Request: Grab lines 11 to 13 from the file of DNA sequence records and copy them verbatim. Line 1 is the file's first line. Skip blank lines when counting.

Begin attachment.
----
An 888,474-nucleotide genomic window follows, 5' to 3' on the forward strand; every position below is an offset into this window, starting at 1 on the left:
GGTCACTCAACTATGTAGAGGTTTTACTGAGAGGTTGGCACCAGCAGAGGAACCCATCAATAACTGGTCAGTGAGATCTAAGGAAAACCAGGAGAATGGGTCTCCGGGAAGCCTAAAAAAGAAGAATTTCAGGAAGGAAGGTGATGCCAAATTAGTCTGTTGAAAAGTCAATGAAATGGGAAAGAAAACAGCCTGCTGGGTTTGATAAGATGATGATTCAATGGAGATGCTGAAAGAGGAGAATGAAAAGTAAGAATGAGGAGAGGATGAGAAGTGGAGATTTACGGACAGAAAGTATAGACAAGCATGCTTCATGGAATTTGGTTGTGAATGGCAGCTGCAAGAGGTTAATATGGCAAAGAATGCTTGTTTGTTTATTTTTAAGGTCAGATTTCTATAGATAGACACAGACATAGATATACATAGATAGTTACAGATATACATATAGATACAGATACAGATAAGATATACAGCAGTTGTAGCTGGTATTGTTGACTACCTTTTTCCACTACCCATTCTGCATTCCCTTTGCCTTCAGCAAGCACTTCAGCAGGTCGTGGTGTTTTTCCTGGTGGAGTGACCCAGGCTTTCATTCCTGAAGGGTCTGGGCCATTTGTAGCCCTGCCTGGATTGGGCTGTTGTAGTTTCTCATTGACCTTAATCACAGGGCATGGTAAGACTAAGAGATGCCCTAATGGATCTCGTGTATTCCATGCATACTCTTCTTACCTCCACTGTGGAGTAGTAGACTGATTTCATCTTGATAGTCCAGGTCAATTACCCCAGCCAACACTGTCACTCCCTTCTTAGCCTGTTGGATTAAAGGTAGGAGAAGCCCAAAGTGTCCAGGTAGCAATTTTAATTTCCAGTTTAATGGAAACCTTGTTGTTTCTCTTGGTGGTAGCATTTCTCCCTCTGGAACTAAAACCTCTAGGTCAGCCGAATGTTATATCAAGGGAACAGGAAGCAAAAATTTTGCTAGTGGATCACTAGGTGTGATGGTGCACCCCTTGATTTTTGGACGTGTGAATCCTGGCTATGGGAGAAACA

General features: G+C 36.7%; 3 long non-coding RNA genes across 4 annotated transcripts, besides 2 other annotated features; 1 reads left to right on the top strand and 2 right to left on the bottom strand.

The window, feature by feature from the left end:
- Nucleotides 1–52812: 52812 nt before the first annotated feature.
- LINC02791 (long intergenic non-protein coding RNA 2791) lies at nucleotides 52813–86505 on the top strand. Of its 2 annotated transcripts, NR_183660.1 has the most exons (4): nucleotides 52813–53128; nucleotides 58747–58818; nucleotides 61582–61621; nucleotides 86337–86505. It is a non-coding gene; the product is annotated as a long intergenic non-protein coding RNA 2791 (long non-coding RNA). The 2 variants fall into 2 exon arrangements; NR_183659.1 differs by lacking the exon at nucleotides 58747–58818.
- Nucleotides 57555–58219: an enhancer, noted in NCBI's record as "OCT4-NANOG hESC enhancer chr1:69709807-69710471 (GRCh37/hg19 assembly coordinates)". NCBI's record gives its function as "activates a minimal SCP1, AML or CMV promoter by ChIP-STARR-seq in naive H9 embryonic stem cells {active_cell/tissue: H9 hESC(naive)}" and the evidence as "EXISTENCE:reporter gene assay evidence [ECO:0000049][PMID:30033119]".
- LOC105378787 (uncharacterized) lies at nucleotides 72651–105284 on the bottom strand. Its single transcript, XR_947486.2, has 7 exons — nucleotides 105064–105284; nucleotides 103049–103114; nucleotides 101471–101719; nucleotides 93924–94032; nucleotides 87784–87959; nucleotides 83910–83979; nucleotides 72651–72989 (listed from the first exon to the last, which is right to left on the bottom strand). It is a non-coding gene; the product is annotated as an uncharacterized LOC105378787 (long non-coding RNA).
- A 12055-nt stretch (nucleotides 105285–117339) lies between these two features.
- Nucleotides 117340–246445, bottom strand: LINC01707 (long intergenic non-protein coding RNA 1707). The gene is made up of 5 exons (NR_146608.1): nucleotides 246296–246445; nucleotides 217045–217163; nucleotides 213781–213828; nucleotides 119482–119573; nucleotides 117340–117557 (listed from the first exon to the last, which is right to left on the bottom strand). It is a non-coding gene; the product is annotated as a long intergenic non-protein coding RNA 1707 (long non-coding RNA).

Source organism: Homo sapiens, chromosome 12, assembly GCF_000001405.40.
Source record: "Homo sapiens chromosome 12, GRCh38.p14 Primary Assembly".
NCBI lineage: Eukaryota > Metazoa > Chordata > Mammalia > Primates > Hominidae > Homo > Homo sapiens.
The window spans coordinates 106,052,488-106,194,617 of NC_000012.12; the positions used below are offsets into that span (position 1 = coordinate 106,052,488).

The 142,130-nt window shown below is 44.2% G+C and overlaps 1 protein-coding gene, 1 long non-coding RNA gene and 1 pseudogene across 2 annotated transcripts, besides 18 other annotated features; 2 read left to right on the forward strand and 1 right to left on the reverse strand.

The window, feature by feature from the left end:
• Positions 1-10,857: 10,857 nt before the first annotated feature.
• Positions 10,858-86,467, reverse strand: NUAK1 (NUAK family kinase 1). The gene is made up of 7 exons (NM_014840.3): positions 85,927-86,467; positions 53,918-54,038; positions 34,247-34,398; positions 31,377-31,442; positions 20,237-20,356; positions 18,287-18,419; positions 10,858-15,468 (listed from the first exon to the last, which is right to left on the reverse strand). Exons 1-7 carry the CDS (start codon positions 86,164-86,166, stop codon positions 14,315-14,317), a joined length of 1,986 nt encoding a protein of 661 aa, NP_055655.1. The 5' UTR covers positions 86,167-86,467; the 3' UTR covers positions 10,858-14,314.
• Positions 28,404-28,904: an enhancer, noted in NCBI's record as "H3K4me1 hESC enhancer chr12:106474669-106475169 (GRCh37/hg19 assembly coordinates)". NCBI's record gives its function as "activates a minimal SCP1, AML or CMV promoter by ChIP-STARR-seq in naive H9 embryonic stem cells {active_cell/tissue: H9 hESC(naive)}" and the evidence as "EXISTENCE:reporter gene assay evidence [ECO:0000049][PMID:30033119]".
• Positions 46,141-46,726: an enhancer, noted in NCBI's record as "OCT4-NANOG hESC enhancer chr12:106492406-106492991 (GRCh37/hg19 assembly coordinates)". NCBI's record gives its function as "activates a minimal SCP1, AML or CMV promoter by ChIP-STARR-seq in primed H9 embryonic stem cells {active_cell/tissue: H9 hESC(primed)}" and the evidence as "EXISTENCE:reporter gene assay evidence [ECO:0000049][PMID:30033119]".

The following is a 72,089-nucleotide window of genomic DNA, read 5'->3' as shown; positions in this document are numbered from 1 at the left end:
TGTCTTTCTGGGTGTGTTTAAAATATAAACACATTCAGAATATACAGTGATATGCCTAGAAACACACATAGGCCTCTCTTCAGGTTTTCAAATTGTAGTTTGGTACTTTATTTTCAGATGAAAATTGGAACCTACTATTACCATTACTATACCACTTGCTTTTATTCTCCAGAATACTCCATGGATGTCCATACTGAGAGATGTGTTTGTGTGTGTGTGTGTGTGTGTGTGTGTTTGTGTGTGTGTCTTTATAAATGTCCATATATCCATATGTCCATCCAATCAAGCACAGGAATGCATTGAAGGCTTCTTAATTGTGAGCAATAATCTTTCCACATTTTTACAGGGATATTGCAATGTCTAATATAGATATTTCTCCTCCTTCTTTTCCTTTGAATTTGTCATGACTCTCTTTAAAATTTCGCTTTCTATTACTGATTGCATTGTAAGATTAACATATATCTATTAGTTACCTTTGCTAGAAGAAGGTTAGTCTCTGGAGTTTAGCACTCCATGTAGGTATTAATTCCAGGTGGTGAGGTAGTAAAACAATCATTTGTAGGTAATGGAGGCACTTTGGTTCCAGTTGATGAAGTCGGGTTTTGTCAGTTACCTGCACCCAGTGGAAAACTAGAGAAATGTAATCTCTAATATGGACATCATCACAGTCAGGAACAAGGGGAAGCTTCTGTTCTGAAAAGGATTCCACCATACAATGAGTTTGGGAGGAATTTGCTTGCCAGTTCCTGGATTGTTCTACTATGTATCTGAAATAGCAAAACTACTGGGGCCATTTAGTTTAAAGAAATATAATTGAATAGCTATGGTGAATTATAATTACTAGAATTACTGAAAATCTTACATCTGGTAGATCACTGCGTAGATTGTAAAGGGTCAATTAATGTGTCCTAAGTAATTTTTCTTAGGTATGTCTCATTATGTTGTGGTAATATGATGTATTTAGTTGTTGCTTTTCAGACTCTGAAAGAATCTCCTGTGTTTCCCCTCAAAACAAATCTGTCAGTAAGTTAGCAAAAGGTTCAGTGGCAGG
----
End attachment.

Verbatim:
Source organism: Homo sapiens, chromosome 12, assembly GCF_000001405.40.
Source record: "Homo sapiens chromosome 12, GRCh38.p14 Primary Assembly".
NCBI lineage: Eukaryota > Metazoa > Chordata > Mammalia > Primates > Hominidae > Homo > Homo sapiens.